The 60s and 70s were an interesting time—not only for genre, but mainly for the social environment in which science fiction was produced. The New Wave would not have existed without the social revolutions and counter-culture movement happening at the time. But there remained, of course, conservatives, and from a genre point of view, traditionalists. Rather than veering off into atypical story premises and experimental prose styles, they clung to the roots of science fiction telling their tales. Possessing a desire to incorporate both prior and currents aspects into his fiction, Christopher Priest’s first novel Indoctrinaire appeared on the scene in 1971. A fence rider, the novel is as much H.G. Wells as Philip K. Dick in its dealing with the major political issue of the time (the Cold War). History has not shown it to be an important novel, yet it remains worth reading.
Indoctrinaire is the story of Elias Wentik. Living and working in an underground laboratory in Antarctica, his research into pharmaceuticals is put on hold when military men appear one day and request he accompany them for a project of more importance in Brazil. Landing in the jungle yet having to hike in to the facility, things look a bit strange when one of the military men has a moment of insanity. Regaining composure and continuing to lead the way, they arrive at an abandoned jail in a perfectly circular plain in the middle of the Amazon jungle, ready to start the research. But things quickly accelerate to the bizarre. Wentik is kept to a room where a roving light follows his eyes; he is interrogated by a man whose table possesses a large, lifelike hand that points its finger at the comments he makes, and the underground labyrinth he is shoved into one day only confuses rather than helps him understand his surrounds. The final straw being told he is 200 years in the future, Wentik’s goal becomes escape from the circular plain. But where to?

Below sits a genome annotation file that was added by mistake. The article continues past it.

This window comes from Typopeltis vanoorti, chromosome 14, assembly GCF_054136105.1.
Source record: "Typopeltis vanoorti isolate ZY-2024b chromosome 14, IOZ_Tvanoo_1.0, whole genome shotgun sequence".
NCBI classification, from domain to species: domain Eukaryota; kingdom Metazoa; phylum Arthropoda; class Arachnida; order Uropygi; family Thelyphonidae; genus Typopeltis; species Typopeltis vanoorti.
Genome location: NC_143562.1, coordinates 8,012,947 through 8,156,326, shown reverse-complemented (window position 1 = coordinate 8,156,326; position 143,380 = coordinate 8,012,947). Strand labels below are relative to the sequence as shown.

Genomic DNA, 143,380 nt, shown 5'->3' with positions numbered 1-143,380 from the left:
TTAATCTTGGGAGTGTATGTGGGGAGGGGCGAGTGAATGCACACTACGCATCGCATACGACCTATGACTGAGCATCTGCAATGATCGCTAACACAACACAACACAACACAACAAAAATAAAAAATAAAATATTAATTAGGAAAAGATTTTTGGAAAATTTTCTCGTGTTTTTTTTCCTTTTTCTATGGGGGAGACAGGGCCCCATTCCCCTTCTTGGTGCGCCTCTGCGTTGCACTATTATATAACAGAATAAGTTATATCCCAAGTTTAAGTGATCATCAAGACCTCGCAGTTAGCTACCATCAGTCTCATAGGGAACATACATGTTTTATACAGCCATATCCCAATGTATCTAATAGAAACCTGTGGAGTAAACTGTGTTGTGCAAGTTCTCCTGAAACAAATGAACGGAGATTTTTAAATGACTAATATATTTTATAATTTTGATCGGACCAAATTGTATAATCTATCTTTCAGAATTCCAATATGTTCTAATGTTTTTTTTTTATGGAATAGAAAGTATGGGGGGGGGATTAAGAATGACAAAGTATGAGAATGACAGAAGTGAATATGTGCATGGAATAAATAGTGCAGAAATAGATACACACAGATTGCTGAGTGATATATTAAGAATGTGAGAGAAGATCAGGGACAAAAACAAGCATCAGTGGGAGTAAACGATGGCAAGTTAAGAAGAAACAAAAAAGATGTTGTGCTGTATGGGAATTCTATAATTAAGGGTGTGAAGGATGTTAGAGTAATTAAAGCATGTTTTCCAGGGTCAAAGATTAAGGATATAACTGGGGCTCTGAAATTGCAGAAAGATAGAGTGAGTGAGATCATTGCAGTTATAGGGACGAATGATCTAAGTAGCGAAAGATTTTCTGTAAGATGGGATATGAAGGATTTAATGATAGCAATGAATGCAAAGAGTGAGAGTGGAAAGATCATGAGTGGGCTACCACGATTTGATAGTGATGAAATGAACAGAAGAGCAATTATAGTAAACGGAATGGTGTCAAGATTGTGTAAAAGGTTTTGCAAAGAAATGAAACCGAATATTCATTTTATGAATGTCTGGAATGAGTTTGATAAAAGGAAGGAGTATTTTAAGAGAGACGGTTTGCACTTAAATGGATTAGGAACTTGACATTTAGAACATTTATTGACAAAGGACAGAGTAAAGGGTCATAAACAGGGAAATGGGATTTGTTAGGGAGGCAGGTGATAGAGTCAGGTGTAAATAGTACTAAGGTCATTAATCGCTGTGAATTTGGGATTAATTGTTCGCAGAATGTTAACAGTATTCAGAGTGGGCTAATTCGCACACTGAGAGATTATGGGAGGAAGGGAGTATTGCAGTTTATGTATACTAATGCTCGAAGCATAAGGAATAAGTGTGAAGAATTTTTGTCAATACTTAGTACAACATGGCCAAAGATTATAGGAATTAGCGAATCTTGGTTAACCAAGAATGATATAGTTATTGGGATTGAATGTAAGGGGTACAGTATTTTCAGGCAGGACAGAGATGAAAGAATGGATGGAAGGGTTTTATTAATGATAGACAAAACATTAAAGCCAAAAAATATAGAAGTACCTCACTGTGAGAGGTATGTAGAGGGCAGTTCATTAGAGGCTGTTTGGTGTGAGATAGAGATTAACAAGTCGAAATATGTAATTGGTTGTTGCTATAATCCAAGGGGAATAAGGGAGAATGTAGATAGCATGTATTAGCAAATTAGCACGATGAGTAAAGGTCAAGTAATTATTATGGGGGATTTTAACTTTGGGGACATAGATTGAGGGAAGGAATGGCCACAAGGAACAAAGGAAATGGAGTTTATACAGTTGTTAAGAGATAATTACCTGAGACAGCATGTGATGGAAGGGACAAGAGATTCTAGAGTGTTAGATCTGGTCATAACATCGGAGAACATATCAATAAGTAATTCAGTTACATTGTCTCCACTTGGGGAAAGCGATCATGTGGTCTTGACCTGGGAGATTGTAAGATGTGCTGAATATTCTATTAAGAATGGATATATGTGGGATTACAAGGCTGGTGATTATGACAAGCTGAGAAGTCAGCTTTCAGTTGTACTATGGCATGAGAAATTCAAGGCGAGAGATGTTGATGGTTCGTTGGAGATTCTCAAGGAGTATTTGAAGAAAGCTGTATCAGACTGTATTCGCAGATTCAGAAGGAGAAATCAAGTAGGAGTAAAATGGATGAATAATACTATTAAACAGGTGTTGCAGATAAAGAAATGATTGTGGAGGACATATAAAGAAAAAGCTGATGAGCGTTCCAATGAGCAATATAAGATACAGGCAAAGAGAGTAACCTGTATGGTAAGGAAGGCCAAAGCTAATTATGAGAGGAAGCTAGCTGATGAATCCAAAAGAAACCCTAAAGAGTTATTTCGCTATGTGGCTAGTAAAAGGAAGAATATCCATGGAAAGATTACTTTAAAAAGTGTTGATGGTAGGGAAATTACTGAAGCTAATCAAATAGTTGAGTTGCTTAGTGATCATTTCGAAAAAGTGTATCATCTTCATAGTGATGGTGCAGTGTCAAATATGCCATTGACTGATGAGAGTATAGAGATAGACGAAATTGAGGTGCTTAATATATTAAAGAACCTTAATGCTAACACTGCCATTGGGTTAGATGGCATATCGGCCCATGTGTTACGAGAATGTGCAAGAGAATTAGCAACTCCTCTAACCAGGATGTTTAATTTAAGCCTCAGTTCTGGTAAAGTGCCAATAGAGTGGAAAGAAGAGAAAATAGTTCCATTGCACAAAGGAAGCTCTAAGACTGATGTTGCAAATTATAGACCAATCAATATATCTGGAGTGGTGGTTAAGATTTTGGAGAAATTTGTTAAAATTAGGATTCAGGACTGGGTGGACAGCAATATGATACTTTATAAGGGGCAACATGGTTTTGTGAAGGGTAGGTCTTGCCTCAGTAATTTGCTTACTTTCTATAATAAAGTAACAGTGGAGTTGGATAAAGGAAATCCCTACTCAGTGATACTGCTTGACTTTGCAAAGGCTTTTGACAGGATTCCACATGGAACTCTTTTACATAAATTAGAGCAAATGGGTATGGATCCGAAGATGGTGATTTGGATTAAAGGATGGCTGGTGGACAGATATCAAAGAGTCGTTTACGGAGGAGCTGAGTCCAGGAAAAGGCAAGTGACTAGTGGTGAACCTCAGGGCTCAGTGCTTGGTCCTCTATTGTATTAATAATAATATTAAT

Told in three parts, Indoctrinaire plots the course of Wentik as he works his way through bizarre conditions at the jungle jail to beyond. The classic British gentleman of genre (educated man trapped in a situation he has only his wits and occasional left hook to combat), his plight grabs the attention. And though Priest leads the story in a highly surreal direction, a rational explanation awaits at the end—at least as far as sci-fi is concerned. Intended to metaphorically capture the subtle undercurrents of nuclear threats of post-WWII, there is some pretension in how the plot is resolved. Like Wells before him, Priest utilizes the time travel device for political commentary, though, given the strangeness which overrides Wentik’s time in the jail and after, it will take some parsing out on the reader’s behalf to see how the pieces align upon the denouement.
As such, Indoctrinaire is obviously the work of a young Christopher Priest. His narratives since becoming more sublime and focused, at times the quantity of ideas in Indoctrinaire feels like a new writer laying things on too thick—attempting to make things more complicated than they need to be toward dreams for a grand statement. There are certainly many writers who have yet to produce such an accomplished novel, it’s only in comparison to what came after from Priest the statement can be made. As to the relevancy of the novel’s ultimate message, well, the Cold War has since fizzled, but nuclear weapons and threats remain…
In the end, Indoctrinaire is a book that intrigues for the mystery of the prison, and goes on to become relevant for its conclusion in obscure fashion. Priest writes in a sustained, deceptively casual voice that captures the same surreal atmosphere of writers like Philip K. Dick for much of the narrative, but eventually finds its way into concrete terms in perpetuating the political agenda. The two not always congruous, there are times pretension overtakes quality and unnecessary complexity undermines a definitive statement. But again, an engaging read but not a novel for the ages.